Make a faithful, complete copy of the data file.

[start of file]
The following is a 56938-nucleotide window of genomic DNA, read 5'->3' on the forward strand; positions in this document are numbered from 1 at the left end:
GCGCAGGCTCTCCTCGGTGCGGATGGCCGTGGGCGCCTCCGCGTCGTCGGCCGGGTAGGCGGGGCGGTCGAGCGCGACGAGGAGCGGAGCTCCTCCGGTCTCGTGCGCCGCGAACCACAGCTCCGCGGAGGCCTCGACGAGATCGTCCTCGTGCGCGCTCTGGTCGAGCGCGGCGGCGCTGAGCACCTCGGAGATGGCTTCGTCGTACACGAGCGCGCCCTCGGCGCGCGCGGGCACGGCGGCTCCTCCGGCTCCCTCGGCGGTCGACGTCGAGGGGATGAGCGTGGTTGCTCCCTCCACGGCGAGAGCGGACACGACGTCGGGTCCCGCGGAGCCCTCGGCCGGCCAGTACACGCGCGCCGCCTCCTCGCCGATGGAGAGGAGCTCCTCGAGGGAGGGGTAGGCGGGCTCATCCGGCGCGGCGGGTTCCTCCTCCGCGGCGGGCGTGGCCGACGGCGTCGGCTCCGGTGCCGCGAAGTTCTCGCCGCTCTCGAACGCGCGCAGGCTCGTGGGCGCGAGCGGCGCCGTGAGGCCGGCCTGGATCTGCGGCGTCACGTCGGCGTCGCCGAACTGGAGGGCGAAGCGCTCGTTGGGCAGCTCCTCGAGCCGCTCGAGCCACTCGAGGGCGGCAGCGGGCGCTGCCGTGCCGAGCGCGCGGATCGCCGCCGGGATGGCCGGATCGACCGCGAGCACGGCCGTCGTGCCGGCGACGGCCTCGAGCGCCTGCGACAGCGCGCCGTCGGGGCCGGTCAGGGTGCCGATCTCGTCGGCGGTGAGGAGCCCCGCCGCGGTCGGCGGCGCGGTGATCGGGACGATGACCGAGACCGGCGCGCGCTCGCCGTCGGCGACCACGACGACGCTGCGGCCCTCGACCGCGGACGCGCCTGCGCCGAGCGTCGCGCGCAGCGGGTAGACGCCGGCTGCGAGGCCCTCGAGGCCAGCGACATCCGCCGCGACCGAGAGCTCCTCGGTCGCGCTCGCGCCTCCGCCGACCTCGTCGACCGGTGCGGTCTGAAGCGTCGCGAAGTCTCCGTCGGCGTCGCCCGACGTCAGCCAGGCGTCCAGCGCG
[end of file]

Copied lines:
The following is a 56938-nucleotide window of genomic DNA, read 5'->3' on the forward strand; positions in this document are numbered from 1 at the left end:
GCGCAGGCTCTCCTCGGTGCGGATGGCCGTGGGCGCCTCCGCGTCGTCGGCCGGGTAGGCGGGGCGGTCGAGCGCGACGAGGAGCGGAGCTCCTCCGGTCTCGTGCGCCGCGAACCACAGCTCCGCGGAGGCCTCGACGAGATCGTCCTCGTGCGCGCTCTGGTCGAGCGCGGCGGCGCTGAGCACCTCGGAGATGGCTTCGTCGTACACGAGCGCGCCCTCGGCGCGCGCGGGCACGGCGGCTCCTCCGGCTCCCTCGGCGGTCGACGTCGAGGGGATGAGCGTGGTTGCTCCCTCCACGGCGAGAGCGGACACGACGTCGGGTCCCGCGGAGCCCTCGGCCGGCCAGTACACGCGCGCCGCCTCCTCGCCGATGGAGAGGAGCTCCTCGAGGGAGGGGTAGGCGGGCTCATCCGGCGCGGCGGGTTCCTCCTCCGCGGCGGGCGTGGCCGACGGCGTCGGCTCCGGTGCCGCGAAGTTCTCGCCGCTCTCGAACGCGCGCAGGCTCGTGGGCGCGAGCGGCGCCGTGAGGCCGGCCTGGATCTGCGGCGTCACGTCGGCGTCGCCGAACTGGAGGGCGAAGCGCTCGTTGGGCAGCTCCTCGAGCCGCTCGAGCCACTCGAGGGCGGCAGCGGGCGCTGCCGTGCCGAGCGCGCGGATCGCCGCCGGGATGGCCGGATCGACCGCGAGCACGGCCGTCGTGCCGGCGACGGCCTCGAGCGCCTGCGACAGCGCGCCGTCGGGGCCGGTCAGGGTGCCGATCTCGTCGGCGGTGAGGAGCCCCGCCGCGGTCGGCGGCGCGGTGATCGGGACGATGACCGAGACCGGCGCGCGCTCGCCGTCGGCGACCACGACGACGCTGCGGCCCTCGACCGCGGACGCGCCTGCGCCGAGCGTCGCGCGCAGCGGGTAGACGCCGGCTGCGAGGCCCTCGAGGCCAGCGACATCCGCCGCGACCGAGAGCTCCTCGGTCGCGCTCGCGCCTCCGCCGACCTCGTCGACCGGTGCGGTCTGAAGCGTCGCGAAGTCTCCGTCGGCGTCGCCCGACGTCAGCCAGGCGTCCAGCGCG